Picture this… You’ve worked on your song for months, the mix has taken days. You’re finally mastering your track and bringing the gain up on the limiter to set the perfect loudness. And… DISTORTION!
Where did that come from?! How do I get rid of it?!
You’re not the first, and certainly won't be the last to run into this issue. I’m going to walk you through the most common reasons why this happens and what you can do to resolve it.
A good approach with all things audio is to fix the issue at the source. That means, if a problem arises trying to solve the root of the problem, rather than trying to ‘polish a turd’.
When you’re hearing distortion being introduced by your limiter, the first port of call is to listen for which channel is causing the issue.
One way to identify the problematic channel is to slightly exaggerate the limiter effects by increasing the gain. This increases the distortion, making it more obvious which channel is the culprit.
If the distortion is audible every time you hear the kick, the kick is most likely causing the issue. It might be a very sharp transient, or the elongated body of the kick that’s causing the limiter to distort.
The best initial approach here is to start with a gain adjustment to see if that resolves the issue.
An effective way to set a great balance is to use a reference track. Find a pro-sounding reference track that represents your ideal sound and has a similar genre, vibe and instrumentation to your song.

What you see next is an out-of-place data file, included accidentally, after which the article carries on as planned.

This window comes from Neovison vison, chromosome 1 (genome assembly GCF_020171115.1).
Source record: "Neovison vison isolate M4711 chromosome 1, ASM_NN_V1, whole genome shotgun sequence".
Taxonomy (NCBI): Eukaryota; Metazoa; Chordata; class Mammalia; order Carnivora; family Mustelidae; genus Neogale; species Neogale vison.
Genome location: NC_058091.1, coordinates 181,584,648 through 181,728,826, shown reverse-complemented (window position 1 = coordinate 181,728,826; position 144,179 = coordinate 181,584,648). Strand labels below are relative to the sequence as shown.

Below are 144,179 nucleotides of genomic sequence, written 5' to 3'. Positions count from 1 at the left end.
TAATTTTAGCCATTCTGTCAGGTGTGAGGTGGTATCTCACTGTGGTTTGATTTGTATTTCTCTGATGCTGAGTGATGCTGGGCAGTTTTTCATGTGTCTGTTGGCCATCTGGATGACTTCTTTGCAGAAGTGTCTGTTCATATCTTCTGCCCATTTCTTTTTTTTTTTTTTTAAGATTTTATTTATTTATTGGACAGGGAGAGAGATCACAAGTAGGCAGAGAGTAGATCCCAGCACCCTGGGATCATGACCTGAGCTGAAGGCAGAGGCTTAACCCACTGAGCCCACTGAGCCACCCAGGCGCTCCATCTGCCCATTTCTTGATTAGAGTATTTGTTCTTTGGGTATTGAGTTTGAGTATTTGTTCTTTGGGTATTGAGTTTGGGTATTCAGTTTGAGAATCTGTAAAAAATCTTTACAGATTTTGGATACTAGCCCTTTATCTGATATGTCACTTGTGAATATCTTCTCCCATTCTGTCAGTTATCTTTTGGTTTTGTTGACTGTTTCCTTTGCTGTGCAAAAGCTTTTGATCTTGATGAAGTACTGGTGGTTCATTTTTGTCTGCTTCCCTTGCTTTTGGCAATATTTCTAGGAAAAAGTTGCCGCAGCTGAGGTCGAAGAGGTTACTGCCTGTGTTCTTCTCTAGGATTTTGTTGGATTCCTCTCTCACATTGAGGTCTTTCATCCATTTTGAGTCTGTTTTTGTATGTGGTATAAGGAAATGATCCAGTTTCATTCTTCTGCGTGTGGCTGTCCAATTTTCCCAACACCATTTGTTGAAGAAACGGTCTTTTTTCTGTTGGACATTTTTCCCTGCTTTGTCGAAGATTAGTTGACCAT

Load up our plugin REFERENCE as the final plugin on your master channel (but before your speaker/headphone correction plugin if you use one). Ensure the level match feature in REFERENCE is engaged and jump back and forth between your reference and your own production.
As you adjust the balance of your problematic channels and get them more in line with your reference track, you should hear the distortion easing.
If this doesn't solve the issue, we’ll need to go deeper into the mix…
Too Much Conflict
When balance does not solve the distortion when mastering, you might have two or more channels fighting for space in your mix.
You’ll need to ease this tension and create more space to allow your mix to breathe. There are a number of ways to do this. Note, this section is written in the order in which you try these methods.
Cut The Excess
If you’re open to changing your production, you might find that using fewer channels gets you a cleaner sound. Layers upon layers can often end up making the sound weaker. Removing the channels you don’t need decongests the mix and can remove unwanted distortion.
Aggressive EQing here can also work. If you want to keep a certain vibe but you don’t need the whole sound, you can surgically cut a channel to allow it to play its part in adding to the production without taking up too much space.
If the previous suggestions are not in line with your artistic vision, you can look at sidechain ducking. This dynamically lowers the volume of one channel to make space for another.
Let’s say we hear the music and vocal fighting for the same frequencies in the mix (around 1kHz to 10kHz). You decide the vocal is more important, and therefore the music should be ducking out of the way.
Set up a compressor on the music channel and chose the vocal channels in the sidechain. This will now trigger the music to duck whenever the vocals are present.
Adjust the threshold to trigger when the vocal is present, and start with a reduction of around 3 to 6dB. This will often be enough to remove the distortion without dramatically changing the perceived relationship between the two channels.
For extra points, you can use a multiband compressor to only duck the conflicting freuqncies.
Decongest The Mix With Panning
When all else fails, sometimes some simple panning can help give your channels the space they need.